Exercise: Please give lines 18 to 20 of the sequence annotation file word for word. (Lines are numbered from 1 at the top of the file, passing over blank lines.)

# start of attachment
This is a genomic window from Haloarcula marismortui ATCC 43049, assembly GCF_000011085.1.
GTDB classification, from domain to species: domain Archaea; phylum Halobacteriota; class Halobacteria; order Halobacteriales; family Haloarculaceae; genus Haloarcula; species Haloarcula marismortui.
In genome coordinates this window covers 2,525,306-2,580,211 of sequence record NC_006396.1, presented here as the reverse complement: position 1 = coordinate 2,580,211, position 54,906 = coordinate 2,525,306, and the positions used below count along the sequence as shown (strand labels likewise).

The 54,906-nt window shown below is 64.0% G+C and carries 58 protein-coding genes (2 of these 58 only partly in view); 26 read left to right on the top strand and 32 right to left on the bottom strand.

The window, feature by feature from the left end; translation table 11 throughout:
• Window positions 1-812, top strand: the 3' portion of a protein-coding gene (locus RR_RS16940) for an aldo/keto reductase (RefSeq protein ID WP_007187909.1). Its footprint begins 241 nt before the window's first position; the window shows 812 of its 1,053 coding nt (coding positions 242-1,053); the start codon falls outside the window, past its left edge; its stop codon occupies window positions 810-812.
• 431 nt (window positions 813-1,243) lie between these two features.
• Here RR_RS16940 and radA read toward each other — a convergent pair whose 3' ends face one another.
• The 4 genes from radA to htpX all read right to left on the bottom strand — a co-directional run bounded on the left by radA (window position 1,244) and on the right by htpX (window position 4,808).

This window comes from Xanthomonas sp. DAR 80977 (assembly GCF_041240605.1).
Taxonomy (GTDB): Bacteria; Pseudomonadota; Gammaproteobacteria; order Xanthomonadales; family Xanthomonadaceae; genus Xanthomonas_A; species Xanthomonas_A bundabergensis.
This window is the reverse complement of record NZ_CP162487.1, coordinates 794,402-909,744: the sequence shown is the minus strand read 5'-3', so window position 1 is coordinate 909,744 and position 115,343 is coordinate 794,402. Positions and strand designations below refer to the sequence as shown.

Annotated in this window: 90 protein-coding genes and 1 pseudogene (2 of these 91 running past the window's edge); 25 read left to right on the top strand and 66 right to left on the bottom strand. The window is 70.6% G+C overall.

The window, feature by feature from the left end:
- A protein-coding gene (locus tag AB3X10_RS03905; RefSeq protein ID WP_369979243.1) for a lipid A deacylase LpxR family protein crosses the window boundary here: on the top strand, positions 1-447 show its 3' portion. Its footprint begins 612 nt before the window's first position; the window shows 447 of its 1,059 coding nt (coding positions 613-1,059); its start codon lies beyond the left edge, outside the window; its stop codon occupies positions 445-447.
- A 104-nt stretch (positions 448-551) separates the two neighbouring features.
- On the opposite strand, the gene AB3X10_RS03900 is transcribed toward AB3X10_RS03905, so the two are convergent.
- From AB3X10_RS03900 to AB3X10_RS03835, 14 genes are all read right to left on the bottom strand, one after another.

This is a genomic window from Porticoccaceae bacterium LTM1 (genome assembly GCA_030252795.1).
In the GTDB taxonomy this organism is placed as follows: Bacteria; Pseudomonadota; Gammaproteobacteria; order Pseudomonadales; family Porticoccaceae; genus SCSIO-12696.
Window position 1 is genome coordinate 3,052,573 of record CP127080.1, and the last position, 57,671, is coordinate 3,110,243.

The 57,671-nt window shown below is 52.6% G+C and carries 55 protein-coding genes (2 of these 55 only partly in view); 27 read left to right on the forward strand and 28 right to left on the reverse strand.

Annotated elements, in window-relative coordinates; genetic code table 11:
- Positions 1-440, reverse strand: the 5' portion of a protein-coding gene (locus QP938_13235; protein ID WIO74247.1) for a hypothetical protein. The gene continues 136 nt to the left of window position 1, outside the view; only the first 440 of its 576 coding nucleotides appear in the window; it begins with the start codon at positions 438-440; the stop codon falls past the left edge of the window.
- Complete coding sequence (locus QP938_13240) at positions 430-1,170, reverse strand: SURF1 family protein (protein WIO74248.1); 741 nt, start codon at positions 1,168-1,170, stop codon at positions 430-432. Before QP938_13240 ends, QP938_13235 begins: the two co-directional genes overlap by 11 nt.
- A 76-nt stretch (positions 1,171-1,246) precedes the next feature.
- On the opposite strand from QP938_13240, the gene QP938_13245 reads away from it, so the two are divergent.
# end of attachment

- From AB3X10_RS03900 to AB3X10_RS03835, 14 genes are all read right to left on the bottom strand, one after another.

This is a genomic window from Porticoccaceae bacterium LTM1 (genome assembly GCA_030252795.1).
In the GTDB taxonomy this organism is placed as follows: Bacteria; Pseudomonadota; Gammaproteobacteria; order Pseudomonadales; family Porticoccaceae; genus SCSIO-12696.